January 2013, Week 2


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Sat, 12 Jan 2013 11:51:51 -0500
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"Fiscal Cliff' Bridged but Threat to Working People's
Welfare Still on Track

By Carl Bloice - Black Commentator Editorial Board
January 10, 2013


The wealthy are joining hands without regard to
political affiliation to cut benefits that enjoy broad
bipartisan support among everyone who is not
rich."The deal that the Obama administration struck
this week with Congress to avoid sending the
country over this so-called fiscal cliff did little more
than push the tough bargaining off for another day,
when the stakes may actually be higher," the Los
Angeles Times said editorially last week. That
qualifies as an understatement. What happened in
Congress soon after the ball fell in Times Square
settled? Very little. It meant only that we could
watch the rest of the endless Bowl games without
constantly switching channels to check on the
speed of our fall into the abyss.

Yes, the reactionary right Republicans suffered a
setback but it's not that uplifting when you consider
that people earning $50,000 a year will pay about
$1,000 more in payroll taxes this year. That's
because the "deal" hatched last week on Capitol Hill
means payroll taxes are going up and over three
quarters of the country's working people will
experience a decline in their take home pay this

Yes, expanded unemployment benefits will be
extended in hard hit states but that seems like the
least the knuckleheads could do.

All in all, 2013 is shaping up as a year of
precariousness for the nation's working people,
seniors and the poor. The threats of last year are
being carried over and the stakes are indeed higher.

"Once more, Washington is fixated on what and how
to cut," Robert Borosage wrote last week on the Our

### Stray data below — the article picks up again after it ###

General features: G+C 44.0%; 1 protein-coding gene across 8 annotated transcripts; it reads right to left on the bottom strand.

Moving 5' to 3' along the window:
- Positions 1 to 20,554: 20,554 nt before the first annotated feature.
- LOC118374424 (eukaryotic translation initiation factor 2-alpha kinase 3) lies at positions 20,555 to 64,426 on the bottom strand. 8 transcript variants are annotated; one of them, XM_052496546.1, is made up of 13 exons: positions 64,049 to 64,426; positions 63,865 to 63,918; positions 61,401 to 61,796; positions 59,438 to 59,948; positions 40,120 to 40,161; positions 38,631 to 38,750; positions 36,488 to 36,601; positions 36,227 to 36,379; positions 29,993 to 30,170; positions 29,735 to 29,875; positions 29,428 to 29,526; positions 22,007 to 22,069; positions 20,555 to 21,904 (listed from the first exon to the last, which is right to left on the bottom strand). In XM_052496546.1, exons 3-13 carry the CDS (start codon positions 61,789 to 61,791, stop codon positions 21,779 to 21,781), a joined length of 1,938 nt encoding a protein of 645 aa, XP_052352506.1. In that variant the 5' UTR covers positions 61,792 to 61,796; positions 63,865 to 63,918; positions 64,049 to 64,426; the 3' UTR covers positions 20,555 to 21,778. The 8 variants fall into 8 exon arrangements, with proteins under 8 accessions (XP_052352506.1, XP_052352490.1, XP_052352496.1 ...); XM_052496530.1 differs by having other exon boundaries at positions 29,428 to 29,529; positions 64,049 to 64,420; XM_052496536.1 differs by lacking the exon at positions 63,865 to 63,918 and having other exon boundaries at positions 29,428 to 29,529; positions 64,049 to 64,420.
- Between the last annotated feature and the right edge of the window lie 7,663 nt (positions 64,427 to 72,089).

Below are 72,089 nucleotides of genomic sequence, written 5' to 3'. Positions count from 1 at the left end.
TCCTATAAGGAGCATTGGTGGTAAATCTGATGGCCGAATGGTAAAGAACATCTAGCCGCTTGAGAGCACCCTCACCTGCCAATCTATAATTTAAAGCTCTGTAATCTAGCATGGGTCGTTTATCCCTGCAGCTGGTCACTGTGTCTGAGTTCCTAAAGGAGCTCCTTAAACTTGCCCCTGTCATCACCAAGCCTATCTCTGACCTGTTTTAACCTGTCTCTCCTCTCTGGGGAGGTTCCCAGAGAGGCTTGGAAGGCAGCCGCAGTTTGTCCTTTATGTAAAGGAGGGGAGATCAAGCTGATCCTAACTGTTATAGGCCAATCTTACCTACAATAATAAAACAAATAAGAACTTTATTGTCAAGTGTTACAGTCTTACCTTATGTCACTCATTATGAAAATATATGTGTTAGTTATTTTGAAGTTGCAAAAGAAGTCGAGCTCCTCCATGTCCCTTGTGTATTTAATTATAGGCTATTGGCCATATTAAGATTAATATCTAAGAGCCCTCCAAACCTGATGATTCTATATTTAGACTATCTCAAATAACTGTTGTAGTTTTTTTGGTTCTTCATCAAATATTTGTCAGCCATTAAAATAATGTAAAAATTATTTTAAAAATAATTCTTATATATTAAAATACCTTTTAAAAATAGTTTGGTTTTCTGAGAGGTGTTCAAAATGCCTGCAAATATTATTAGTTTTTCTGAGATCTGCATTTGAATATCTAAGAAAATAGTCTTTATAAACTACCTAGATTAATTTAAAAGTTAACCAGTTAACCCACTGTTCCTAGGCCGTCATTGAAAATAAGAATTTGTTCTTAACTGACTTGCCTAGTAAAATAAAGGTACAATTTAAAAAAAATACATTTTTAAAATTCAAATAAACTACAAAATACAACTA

Future blog. "Once more, the media is clamoring for
a deal, for `shared sacrifice.' Once more,
Republicans have indicated that they are prepared
to hold the full faith and credit of the United States
hostage to exact deep cuts in spending, with Social
Security, Medicare and Medicaid their primary
targets. Once more, the president has indicated that
he wants more deficit reduction, with a `balanced'
program mixing spending cuts with tax hikes."

It is important to keep in mind what is at stake

A couple of days into the New Year, Washington Post
columnist David Ignatius harshly excoriated
President Obama for unwisely playing "a poker game
of incremental bargaining" with an incompetent
House Speaker John Boehner. Nothing new here.
Numerous critics at both ends of the political
spectrum have registered the same complaint.
What's notable is the policy content of Ignatius's
complaint. That is: the President didn't come
forward with his own "grand bargain," he didn't
embrace "Simpson-Bowles." More specifically he
didn't offer cuts in Social Security. "It's Obama's job
to lead the party toward entitlement reforms and
other policies that will be painful but necessary," he
wrote. Beware of overemphasis on Obama's style of
operation. It's cover for the real beef: that the
tycoons of Wall Street, and the Washington elite that
front for them, haven't secured what they want - so

"It has become standard practice in Washington for
Wall Street types and other wealthy interests to
finance groups to push their agenda," economist
Dean Baker wrote last week. "The Campaign to Fix
the Debt involves the CEOs themselves directly
stepping up to the plate and pushing the case for
cutting Social Security and Medicare as well as
lowering the corporate income tax rate."

2013 is shaping up as a year of precariousness for
the nation's working people, seniors and the poor.
The threats of last year are being carried over and
the stakes are indeed higher."It's clear what's going
on here," continued Baker. "We don't need any
conspiracy theories. CEOs from both political parties
have openly come together to demand cuts in Social
Security and Medicare, two programs that enjoy
massive political support across the political
spectrum. The wealthy are joining hands without
regard to political affiliation to cut benefits that
enjoy broad bipartisan support among everyone who
is not rich."

The Financial Times concedes that, "On political
grounds, Barack Obama got the better of a mediocre
bargain," one that, however, "averts calamity for the
time being, but only at the expense of setting up a
potentially even more explosive showdown two
months from now. During that time, the paper says
the President "must persuade Republicans to avoid
triggering a sovereign default." And, he "will need to
make a serious offer of reforming entitlements,
notably Medicare and Social Security."

"Smarting from the president's victory on taxes over
the New Year's holiday, Republicans in Congress are
betting that their refusal to raise the $16.4 trillion
debt ceiling will force Mr. Obama to the bargaining
table on spending cuts and issues like changes in
Medicare and Social Security," Michael Shear and
Jackie Calmes wrote in the New York Times last
week. Financial Times Washington bureau chief
Edward Luce offered this disquieting prognosis: "If